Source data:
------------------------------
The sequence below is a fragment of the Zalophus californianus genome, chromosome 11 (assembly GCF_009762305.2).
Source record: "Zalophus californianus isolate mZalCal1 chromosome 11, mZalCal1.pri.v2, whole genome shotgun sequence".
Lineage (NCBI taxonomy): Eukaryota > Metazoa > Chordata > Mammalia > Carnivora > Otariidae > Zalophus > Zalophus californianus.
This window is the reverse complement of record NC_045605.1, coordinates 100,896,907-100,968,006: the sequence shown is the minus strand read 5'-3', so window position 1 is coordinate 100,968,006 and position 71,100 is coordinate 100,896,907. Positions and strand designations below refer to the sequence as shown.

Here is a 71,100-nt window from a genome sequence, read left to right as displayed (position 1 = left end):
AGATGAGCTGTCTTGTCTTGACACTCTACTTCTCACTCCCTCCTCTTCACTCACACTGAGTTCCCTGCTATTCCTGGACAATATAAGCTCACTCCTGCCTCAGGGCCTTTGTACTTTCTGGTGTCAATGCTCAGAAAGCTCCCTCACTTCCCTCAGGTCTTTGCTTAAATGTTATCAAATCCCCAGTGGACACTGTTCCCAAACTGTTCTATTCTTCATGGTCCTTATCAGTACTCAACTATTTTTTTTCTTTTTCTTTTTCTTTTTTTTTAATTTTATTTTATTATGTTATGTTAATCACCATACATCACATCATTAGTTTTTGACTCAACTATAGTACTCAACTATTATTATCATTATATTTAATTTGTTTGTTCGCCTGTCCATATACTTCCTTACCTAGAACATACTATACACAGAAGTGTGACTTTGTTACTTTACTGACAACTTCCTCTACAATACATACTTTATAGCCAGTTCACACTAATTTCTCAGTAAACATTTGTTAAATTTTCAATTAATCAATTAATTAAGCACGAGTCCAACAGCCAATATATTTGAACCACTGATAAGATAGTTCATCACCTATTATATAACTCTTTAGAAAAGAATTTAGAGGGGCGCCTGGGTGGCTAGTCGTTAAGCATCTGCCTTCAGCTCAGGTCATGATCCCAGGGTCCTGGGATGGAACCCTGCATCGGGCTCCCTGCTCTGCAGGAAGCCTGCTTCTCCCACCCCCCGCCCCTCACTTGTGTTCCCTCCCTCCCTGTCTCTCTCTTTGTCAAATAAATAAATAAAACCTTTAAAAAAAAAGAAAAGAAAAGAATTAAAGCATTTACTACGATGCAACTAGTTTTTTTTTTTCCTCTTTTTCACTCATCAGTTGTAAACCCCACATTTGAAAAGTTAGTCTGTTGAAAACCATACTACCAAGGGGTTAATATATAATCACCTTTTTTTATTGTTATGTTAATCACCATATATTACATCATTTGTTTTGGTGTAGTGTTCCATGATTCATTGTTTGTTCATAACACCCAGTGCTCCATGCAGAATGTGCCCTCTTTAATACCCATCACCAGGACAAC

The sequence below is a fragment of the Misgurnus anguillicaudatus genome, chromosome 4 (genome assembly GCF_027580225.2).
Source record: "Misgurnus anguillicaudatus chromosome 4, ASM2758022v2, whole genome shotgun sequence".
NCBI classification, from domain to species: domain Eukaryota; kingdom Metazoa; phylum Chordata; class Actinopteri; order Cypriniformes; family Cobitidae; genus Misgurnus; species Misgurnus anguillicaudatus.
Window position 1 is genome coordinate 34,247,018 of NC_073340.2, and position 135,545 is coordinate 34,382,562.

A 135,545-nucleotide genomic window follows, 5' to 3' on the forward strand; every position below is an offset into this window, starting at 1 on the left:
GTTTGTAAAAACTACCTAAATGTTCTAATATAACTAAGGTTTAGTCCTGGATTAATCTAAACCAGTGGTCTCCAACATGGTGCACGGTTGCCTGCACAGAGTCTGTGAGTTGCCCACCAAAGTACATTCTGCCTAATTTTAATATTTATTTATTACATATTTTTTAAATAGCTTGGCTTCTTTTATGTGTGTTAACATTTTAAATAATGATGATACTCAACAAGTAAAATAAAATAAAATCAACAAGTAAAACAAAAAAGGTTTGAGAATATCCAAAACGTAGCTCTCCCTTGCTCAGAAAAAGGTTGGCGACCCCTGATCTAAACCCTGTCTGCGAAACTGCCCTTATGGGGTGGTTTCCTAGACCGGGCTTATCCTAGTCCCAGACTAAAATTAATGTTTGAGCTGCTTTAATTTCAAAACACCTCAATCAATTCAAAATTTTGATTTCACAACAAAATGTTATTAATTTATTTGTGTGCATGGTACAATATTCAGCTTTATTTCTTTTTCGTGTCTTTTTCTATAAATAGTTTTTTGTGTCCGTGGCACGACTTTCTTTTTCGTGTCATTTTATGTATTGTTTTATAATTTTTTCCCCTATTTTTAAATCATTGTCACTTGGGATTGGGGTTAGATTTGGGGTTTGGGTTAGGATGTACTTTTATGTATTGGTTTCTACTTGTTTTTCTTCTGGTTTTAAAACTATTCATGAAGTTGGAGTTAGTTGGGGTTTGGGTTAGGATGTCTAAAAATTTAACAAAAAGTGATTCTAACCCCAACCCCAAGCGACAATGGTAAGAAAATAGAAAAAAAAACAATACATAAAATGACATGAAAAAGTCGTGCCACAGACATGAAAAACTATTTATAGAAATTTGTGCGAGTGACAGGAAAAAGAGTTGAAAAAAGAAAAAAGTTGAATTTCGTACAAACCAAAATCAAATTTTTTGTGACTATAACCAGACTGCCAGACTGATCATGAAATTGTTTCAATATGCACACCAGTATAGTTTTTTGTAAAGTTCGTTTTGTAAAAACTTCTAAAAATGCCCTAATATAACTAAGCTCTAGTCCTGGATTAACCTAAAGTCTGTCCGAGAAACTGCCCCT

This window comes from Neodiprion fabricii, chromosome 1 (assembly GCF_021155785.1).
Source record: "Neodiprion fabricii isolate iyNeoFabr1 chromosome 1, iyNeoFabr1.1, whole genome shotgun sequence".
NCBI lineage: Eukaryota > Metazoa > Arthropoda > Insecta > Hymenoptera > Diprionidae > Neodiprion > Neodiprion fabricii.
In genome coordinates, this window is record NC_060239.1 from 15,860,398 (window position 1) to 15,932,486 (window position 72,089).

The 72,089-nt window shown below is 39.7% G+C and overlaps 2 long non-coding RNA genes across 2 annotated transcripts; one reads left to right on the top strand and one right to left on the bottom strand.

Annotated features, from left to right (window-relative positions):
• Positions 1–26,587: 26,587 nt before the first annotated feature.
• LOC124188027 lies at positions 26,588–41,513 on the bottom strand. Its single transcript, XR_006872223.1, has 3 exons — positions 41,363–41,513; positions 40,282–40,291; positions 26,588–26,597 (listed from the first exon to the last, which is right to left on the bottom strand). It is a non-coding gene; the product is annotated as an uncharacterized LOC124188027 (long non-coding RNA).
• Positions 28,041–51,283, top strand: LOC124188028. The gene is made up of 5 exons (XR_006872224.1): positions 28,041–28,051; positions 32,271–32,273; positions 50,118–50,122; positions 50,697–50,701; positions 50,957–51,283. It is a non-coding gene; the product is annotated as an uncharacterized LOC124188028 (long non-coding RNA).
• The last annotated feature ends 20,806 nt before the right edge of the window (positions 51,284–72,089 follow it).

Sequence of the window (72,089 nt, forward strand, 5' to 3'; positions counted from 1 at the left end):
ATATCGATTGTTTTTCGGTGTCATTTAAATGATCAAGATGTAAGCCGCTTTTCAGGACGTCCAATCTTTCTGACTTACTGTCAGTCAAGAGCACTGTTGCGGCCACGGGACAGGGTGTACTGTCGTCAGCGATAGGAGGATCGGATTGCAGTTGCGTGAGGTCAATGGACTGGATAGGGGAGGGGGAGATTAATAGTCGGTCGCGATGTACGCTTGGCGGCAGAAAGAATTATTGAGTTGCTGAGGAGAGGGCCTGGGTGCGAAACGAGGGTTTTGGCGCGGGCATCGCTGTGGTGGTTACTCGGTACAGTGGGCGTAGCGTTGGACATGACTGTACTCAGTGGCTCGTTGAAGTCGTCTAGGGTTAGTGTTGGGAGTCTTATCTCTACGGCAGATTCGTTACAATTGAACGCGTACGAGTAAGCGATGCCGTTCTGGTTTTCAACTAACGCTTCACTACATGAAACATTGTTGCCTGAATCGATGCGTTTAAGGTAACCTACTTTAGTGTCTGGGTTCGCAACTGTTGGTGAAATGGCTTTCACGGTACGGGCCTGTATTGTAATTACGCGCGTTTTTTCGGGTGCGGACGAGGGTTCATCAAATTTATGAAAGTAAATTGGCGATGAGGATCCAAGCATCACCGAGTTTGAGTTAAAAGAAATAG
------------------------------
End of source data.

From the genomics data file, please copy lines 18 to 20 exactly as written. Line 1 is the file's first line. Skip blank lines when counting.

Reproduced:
Annotated features, from left to right (window-relative positions):
• Positions 1–26,587: 26,587 nt before the first annotated feature.
• LOC124188027 lies at positions 26,588–41,513 on the bottom strand. Its single transcript, XR_006872223.1, has 3 exons — positions 41,363–41,513; positions 40,282–40,291; positions 26,588–26,597 (listed from the first exon to the last, which is right to left on the bottom strand). It is a non-coding gene; the product is annotated as an uncharacterized LOC124188027 (long non-coding RNA).